Lost Crafts by Una McGovern has been a surprisingly good read.
The book covers around 100 crafts with about 3 pages each. I expected it to be superficial and poorly written, the sort of thing you get in the local paper.
In fact each craft gets a very accurate and concise summary with interesting anecdotes. The range chosen is interesting and the author clearly has a deep personal understanding and interest in many of the crafts described, or maybe she is just a very good researcher and writer.
As someone who has worked full time in the traditional crafts for 15 years and read everything that has been written from Cobbet and Morris to Yanagi, Leach and Pye I still learnt quite a few things from this book. I particularly enjoyed the section on traditional boat building, despite working in woodland crafts and before that traditional forestry I could not fault the sections on coppicing, hedge laying green wood crafts, clogmaking etc. I read the first and only plausible explanation I have seen of how to tickle a trout and good descriptions of eel catching too.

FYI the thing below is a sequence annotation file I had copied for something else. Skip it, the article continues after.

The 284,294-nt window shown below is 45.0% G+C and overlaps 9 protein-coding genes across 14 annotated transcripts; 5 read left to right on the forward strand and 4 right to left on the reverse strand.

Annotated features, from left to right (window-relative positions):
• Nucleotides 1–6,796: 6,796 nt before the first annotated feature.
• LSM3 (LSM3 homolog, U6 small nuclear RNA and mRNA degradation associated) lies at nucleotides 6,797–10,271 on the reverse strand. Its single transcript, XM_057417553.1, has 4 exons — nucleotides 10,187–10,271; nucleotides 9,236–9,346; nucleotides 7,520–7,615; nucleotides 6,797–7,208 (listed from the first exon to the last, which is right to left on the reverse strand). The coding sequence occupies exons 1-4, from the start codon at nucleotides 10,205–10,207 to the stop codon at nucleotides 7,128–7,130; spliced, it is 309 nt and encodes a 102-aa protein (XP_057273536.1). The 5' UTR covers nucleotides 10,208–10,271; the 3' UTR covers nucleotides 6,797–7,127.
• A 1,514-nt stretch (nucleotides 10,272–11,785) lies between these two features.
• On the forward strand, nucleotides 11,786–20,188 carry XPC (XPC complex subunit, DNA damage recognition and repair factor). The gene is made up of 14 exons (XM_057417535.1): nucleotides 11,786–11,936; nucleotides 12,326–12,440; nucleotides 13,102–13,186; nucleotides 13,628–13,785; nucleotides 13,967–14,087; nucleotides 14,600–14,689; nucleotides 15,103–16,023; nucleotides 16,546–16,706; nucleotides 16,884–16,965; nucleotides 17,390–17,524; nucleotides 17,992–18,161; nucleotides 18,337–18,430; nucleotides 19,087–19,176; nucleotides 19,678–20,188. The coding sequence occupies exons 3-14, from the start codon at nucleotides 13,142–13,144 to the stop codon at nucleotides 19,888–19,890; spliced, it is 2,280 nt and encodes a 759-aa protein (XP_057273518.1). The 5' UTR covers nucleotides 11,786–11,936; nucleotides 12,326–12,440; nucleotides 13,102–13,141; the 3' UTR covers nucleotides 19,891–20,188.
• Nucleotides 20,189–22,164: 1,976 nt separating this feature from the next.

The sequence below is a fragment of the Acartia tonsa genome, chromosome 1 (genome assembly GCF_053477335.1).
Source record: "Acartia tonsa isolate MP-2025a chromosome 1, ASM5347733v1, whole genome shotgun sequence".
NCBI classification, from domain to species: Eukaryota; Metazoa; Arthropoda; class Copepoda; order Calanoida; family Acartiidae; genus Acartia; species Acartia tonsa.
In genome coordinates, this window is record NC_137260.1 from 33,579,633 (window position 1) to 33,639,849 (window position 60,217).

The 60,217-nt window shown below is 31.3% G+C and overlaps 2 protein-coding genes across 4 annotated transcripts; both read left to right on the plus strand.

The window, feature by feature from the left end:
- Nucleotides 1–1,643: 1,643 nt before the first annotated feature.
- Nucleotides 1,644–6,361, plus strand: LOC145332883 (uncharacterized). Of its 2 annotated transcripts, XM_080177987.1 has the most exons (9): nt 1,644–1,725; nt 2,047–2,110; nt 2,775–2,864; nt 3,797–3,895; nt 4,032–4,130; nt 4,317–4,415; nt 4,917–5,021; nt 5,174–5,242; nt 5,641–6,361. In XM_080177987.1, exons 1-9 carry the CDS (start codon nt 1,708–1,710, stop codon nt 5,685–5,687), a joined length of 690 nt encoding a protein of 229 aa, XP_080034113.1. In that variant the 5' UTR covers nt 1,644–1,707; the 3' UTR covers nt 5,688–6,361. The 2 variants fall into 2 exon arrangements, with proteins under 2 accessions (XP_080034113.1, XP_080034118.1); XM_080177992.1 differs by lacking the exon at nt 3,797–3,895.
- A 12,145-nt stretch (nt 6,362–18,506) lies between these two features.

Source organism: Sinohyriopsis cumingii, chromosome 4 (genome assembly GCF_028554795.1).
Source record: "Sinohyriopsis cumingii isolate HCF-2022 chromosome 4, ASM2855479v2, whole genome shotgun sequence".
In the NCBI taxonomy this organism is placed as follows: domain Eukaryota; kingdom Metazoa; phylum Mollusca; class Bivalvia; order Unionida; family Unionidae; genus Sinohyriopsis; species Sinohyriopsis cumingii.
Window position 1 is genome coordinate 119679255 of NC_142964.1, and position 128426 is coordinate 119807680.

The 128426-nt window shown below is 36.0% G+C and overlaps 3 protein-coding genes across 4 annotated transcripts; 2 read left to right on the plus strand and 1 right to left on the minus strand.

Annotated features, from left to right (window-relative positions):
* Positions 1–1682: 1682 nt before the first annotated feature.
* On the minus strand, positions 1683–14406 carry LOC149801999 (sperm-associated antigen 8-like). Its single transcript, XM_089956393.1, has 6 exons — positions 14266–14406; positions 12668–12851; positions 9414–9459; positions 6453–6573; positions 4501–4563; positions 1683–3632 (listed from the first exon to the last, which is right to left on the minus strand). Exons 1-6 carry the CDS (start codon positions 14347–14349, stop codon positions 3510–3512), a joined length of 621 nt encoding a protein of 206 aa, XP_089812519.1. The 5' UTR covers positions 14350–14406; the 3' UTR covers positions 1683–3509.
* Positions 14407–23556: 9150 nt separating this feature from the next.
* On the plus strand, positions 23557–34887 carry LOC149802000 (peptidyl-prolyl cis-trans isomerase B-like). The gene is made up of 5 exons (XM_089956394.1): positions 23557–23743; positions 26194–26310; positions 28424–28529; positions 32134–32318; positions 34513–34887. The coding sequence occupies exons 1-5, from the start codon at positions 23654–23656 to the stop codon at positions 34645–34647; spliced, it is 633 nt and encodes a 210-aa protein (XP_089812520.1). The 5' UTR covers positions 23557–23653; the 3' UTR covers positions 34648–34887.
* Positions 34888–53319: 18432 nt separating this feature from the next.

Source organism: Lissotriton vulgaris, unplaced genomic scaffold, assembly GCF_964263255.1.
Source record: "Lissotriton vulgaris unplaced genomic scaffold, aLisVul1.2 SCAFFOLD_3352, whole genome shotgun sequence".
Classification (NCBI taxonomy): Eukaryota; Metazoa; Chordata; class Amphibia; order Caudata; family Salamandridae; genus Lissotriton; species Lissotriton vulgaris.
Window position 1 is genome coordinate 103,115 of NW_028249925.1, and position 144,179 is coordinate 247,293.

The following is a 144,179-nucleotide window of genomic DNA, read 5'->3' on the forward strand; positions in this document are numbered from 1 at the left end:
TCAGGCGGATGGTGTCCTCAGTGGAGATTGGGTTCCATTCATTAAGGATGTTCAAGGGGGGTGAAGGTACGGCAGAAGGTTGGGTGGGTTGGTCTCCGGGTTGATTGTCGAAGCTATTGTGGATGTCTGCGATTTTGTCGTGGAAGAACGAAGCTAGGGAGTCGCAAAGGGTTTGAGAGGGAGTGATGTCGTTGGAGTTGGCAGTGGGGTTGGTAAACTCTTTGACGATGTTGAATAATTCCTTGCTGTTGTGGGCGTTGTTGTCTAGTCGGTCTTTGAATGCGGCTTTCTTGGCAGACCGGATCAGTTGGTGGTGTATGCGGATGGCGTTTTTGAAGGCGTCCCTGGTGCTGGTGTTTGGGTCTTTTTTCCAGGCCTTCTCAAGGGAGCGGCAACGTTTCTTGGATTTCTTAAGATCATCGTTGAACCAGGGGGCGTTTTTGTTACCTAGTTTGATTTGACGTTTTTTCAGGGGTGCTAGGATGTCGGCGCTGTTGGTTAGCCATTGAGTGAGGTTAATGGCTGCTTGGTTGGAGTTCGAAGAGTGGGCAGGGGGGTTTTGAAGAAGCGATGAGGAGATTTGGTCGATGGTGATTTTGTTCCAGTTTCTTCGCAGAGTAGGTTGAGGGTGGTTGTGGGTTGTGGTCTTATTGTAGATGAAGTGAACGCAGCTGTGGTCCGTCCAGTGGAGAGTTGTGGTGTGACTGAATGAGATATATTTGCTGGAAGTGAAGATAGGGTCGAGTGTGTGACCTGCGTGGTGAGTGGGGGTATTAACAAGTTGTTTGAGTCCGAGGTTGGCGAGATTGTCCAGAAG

The book is not as deep as Dorothy Hartley's 1939 classic "Made in England"
but is probably much better suited to the modern reader.
I would heartily recommend it and shall be buying several copies as gifts, good price for a nice hardback too.